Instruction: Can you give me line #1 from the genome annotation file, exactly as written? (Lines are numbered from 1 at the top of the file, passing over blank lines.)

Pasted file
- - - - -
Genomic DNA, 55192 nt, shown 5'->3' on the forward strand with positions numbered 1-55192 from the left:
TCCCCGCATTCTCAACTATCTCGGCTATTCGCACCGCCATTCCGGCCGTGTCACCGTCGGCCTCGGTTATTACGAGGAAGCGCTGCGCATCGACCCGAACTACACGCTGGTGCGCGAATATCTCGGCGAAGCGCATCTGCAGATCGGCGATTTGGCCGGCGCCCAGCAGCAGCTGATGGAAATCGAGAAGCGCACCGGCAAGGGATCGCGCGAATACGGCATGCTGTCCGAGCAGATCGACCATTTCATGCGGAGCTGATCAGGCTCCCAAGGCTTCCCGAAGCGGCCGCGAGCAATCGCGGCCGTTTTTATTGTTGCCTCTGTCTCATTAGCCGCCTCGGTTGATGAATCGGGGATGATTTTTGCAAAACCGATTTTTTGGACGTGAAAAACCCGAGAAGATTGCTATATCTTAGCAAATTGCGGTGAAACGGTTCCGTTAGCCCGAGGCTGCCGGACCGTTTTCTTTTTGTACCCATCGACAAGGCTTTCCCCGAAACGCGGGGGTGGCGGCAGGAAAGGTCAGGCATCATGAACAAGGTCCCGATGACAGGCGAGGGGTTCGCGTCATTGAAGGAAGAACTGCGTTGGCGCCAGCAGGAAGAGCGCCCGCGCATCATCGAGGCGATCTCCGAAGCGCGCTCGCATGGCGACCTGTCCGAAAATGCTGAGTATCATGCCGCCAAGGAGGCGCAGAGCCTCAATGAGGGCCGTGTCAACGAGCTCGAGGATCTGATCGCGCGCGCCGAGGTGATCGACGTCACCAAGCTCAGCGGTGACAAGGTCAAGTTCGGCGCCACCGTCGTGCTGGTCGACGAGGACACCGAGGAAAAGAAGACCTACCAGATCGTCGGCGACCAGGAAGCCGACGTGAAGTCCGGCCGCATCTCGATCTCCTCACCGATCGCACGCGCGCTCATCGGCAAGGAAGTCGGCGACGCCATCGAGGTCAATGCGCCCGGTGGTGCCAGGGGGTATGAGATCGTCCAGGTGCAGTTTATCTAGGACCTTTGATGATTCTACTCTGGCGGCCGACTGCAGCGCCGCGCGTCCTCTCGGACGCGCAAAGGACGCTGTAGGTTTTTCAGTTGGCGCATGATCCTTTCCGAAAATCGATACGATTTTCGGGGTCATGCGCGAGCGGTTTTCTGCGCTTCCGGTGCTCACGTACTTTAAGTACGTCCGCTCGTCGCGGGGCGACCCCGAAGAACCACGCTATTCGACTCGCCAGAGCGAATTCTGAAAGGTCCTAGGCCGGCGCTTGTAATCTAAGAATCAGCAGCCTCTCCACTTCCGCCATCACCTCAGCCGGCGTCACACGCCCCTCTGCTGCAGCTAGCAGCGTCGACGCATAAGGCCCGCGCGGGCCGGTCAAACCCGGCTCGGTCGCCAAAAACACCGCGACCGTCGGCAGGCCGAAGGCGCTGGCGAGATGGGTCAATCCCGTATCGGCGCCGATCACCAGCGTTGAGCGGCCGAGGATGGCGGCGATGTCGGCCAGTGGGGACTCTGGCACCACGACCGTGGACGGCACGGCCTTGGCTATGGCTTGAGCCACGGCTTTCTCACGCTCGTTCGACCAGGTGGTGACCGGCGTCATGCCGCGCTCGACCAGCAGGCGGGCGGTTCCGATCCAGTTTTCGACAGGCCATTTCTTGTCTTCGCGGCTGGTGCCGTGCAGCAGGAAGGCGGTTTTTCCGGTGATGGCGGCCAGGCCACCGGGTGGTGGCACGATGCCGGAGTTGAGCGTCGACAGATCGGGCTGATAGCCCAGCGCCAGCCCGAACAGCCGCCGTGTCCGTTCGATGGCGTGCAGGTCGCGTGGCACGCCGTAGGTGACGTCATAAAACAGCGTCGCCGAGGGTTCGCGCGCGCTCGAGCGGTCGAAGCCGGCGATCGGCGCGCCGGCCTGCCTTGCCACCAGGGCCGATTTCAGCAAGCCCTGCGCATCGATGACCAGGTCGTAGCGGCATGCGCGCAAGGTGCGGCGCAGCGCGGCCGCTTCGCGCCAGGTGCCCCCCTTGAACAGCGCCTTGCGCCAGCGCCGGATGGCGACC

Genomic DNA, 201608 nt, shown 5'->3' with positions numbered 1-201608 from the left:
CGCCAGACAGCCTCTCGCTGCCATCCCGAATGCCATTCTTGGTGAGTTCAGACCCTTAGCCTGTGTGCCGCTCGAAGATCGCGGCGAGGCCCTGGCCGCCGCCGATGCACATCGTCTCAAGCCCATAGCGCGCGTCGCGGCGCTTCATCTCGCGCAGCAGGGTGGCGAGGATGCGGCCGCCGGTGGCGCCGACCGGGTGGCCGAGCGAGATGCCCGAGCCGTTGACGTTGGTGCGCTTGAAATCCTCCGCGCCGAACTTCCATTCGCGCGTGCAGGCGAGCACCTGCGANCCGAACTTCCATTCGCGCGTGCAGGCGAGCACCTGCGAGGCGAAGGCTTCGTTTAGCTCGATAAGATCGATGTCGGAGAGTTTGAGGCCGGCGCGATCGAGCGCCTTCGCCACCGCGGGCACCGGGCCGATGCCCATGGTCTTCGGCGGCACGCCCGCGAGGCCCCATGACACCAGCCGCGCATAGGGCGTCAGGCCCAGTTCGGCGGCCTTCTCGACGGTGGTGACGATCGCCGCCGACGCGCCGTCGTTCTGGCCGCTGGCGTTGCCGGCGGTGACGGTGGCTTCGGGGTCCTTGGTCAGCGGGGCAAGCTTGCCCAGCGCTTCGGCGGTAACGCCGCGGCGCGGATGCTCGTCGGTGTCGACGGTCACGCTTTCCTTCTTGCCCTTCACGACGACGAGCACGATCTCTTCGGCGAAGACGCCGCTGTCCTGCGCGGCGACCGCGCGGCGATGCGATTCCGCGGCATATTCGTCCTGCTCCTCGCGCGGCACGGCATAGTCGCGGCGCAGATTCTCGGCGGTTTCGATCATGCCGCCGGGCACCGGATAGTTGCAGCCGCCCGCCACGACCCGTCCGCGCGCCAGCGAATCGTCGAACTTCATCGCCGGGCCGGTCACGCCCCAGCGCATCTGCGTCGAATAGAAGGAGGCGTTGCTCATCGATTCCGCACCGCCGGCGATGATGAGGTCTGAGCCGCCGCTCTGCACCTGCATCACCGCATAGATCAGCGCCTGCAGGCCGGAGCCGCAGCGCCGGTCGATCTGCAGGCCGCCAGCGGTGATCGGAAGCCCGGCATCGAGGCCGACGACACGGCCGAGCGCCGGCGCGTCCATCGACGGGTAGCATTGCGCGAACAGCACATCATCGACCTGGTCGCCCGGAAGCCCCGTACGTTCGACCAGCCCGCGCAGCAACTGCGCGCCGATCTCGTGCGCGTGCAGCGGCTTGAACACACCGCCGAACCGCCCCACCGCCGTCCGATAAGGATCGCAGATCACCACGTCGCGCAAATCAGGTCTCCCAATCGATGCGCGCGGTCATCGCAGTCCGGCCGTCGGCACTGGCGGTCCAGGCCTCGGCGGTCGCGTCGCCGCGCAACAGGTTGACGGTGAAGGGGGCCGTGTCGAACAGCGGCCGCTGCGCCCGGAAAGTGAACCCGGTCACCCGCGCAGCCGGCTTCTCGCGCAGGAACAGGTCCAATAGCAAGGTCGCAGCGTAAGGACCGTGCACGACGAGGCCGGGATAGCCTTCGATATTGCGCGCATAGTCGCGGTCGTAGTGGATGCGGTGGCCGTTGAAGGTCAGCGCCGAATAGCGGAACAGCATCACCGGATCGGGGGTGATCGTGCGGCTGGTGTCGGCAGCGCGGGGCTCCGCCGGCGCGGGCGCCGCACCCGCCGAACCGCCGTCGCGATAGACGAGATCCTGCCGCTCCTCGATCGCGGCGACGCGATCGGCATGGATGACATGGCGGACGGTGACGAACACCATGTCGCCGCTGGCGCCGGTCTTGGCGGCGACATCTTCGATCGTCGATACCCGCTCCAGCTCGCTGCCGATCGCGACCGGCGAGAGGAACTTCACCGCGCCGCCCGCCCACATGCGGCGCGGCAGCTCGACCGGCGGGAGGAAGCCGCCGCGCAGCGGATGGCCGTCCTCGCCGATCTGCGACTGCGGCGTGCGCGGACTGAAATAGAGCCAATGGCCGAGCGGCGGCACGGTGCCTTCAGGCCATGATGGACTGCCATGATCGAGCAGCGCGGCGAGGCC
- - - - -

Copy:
Genomic DNA, 55192 nt, shown 5'->3' on the forward strand with positions numbered 1-55192 from the left: